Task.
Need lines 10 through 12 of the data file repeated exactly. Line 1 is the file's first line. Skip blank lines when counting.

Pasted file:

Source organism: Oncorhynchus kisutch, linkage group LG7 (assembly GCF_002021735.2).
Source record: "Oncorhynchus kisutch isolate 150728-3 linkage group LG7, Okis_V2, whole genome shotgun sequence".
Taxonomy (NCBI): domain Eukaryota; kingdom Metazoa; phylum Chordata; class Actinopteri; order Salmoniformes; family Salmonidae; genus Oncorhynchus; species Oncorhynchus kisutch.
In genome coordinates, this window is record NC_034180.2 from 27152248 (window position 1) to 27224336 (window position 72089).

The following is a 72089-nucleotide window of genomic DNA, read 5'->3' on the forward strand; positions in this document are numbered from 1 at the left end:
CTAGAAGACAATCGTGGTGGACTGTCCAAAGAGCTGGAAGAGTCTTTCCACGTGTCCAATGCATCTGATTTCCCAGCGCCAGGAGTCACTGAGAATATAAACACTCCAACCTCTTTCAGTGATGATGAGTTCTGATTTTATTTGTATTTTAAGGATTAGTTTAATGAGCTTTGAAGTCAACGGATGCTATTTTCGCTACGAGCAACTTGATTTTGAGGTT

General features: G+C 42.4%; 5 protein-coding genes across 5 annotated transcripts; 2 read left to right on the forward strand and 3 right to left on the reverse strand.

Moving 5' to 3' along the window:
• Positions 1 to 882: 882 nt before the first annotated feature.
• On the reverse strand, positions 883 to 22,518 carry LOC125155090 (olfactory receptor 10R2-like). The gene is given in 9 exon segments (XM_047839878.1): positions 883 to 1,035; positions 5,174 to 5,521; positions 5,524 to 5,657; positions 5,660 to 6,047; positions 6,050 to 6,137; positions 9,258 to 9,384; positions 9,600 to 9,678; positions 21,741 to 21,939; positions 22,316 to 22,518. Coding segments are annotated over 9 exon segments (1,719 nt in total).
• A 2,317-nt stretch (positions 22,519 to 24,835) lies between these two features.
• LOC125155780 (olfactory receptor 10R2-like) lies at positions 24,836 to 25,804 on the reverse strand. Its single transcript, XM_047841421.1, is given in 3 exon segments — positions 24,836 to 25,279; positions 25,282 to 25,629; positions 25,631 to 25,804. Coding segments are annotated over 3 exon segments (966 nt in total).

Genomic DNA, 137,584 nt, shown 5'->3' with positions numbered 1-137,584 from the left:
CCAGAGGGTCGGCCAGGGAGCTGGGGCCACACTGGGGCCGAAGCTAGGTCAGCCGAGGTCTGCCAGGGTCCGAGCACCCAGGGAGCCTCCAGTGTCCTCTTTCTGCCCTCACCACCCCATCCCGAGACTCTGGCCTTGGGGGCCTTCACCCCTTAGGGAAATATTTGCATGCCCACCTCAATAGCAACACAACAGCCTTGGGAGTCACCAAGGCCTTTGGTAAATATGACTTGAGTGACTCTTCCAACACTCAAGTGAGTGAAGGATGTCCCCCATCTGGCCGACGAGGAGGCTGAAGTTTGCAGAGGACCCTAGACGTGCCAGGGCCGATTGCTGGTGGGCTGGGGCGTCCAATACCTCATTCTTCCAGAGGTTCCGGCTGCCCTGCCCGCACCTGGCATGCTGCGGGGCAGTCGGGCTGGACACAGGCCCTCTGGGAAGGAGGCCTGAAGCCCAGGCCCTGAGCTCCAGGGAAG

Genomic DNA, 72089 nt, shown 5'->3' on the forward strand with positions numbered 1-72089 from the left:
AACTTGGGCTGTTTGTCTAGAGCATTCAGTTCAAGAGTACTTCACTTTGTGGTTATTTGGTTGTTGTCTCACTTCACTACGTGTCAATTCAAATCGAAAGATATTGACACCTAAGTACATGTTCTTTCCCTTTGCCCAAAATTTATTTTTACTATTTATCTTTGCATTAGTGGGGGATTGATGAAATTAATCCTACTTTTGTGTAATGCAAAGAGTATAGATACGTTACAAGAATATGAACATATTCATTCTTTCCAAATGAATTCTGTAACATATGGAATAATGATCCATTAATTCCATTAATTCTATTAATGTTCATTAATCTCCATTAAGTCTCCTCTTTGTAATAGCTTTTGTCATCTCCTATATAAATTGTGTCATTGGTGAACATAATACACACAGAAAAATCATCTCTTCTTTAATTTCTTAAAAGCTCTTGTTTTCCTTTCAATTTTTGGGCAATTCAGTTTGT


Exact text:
• On the reverse strand, positions 883 to 22,518 carry LOC125155090 (olfactory receptor 10R2-like). The gene is given in 9 exon segments (XM_047839878.1): positions 883 to 1,035; positions 5,174 to 5,521; positions 5,524 to 5,657; positions 5,660 to 6,047; positions 6,050 to 6,137; positions 9,258 to 9,384; positions 9,600 to 9,678; positions 21,741 to 21,939; positions 22,316 to 22,518. Coding segments are annotated over 9 exon segments (1,719 nt in total).
• A 2,317-nt stretch (positions 22,519 to 24,835) lies between these two features.
• LOC125155780 (olfactory receptor 10R2-like) lies at positions 24,836 to 25,804 on the reverse strand. Its single transcript, XM_047841421.1, is given in 3 exon segments — positions 24,836 to 25,279; positions 25,282 to 25,629; positions 25,631 to 25,804. Coding segments are annotated over 3 exon segments (966 nt in total).